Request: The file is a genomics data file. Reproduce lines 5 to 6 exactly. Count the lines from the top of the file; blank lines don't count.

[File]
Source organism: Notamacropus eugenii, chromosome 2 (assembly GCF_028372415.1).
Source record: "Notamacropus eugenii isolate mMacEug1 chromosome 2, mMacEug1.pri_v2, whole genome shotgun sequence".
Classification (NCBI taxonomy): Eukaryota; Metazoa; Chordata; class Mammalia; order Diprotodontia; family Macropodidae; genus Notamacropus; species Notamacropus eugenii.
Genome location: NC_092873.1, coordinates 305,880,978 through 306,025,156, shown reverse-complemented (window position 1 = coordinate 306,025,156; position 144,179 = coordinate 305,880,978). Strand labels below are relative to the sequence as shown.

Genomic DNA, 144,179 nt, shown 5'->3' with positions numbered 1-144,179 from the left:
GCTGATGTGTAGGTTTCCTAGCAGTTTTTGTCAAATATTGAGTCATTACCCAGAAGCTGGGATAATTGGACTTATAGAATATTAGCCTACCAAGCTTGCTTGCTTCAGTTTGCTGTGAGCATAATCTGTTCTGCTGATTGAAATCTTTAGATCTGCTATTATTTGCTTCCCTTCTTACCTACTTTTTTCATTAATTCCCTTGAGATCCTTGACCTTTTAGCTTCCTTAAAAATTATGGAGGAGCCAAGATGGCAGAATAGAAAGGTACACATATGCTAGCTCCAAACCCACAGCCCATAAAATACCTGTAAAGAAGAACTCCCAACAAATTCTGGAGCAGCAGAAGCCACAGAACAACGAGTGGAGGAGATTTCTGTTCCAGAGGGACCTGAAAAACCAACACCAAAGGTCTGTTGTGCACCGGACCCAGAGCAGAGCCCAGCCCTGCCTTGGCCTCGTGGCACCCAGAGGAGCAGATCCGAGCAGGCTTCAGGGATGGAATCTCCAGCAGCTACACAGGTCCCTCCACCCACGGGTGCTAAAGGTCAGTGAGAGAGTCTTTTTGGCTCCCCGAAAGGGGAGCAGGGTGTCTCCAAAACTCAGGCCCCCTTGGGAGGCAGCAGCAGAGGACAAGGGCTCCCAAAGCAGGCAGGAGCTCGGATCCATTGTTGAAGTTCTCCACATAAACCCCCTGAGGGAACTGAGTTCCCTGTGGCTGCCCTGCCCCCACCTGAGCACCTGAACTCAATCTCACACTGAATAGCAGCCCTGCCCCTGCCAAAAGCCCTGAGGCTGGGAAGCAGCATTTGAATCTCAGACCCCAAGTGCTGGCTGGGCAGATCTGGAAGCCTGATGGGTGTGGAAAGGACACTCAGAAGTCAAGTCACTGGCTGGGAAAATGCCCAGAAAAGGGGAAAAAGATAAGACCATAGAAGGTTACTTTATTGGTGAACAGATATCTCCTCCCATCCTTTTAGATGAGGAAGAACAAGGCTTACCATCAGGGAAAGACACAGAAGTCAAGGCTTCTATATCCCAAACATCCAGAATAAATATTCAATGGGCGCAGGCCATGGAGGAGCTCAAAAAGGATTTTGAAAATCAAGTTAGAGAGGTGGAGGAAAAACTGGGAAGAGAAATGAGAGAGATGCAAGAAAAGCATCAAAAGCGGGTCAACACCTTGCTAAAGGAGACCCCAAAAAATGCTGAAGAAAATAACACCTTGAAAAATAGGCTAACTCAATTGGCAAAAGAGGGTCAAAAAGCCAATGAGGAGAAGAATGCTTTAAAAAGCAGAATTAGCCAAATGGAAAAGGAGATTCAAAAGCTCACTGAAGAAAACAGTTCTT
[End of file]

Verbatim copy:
Genomic DNA, 144,179 nt, shown 5'->3' with positions numbered 1-144,179 from the left:
GCTGATGTGTAGGTTTCCTAGCAGTTTTTGTCAAATATTGAGTCATTACCCAGAAGCTGGGATAATTGGACTTATAGAATATTAGCCTACCAAGCTTGCTTGCTTCAGTTTGCTGTGAGCATAATCTGTTCTGCTGATTGAAATCTTTAGATCTGCTATTATTTGCTTCCCTTCTTACCTACTTTTTTCATTAATTCCCTTGAGATCCTTGACCTTTTAGCTTCCTTAAAAATTATGGAGGAGCCAAGATGGCAGAATAGAAAGGTACACATATGCTAGCTCCAAACCCACAGCCCATAAAATACCTGTAAAGAAGAACTCCCAACAAATTCTGGAGCAGCAGAAGCCACAGAACAACGAGTGGAGGAGATTTCTGTTCCAGAGGGACCTGAAAAACCAACACCAAAGGTCTGTTGTGCACCGGACCCAGAGCAGAGCCCAGCCCTGCCTTGGCCTCGTGGCACCCAGAGGAGCAGATCCGAGCAGGCTTCAGGGATGGAATCTCCAGCAGCTACACAGGTCCCTCCACCCACGGGTGCTAAAGGTCAGTGAGAGAGTCTTTTTGGCTCCCCGAAAGGGGAGCAGGGTGTCTCCAAAACTCAGGCCCCCTTGGGAGGCAGCAGCAGAGGACAAGGGCTCCCAAAGCAGGCAGGAGCTCGGATCCATTGTTGAAGTTCTCCACATAAACCCCCTGAGGGAACTGAGTTCCCTGTGGCTGCCCTGCCCCCACCTGAGCACCTGAACTCAATCTCACACTGAATAGCAGCCCTGCCCCTGCCAAAAGCCCTGAGGCTGGGAAGCAGCATTTGAATCTCAGACCCCAAGTGCTGGCTGGGCAGATCTGGAAGCCTGATGGGTGTGGAAAGGACACTCAGAAGTCAAGTCACTGGCTGGGAAAATGCCCAGAAAAGGGGAAAAAGATAAGACCATAGAAGGTTACTTTATTGGTGAACAGATATCTCCTCCCATCCTTTTAGATGAGGAAGAACAAGGCTTACCATCAGGGAAAGACACAGAAGTCAAGGCTTCTATATCCCAAACATCCAGAATAAATATTCAATGGGCGCAGGCCATGGAGGAGCTCAAAAAGGATTTTGAAAATCAAGTTAGAGAGGTGGAGGAAAAACTGGGAAGAGAAATGAGAGAGATGCAAGAAAAGCATCAAAAGCGGGTCAACACCTTGCTAAAGGAGACCCCAAAAAATGCTGAAGAAAATAACACCTTGAAAAATAGGCTAACTCAATTGGCAAAAGAGGGTCAAAAAGCCAATGAGGAGAAGAATGCTTTAAAAAGCAGAATTAGCCAAATGGAAAAGGAGATTCAAAAGCTCACTGAAGAAAACAGTTCTT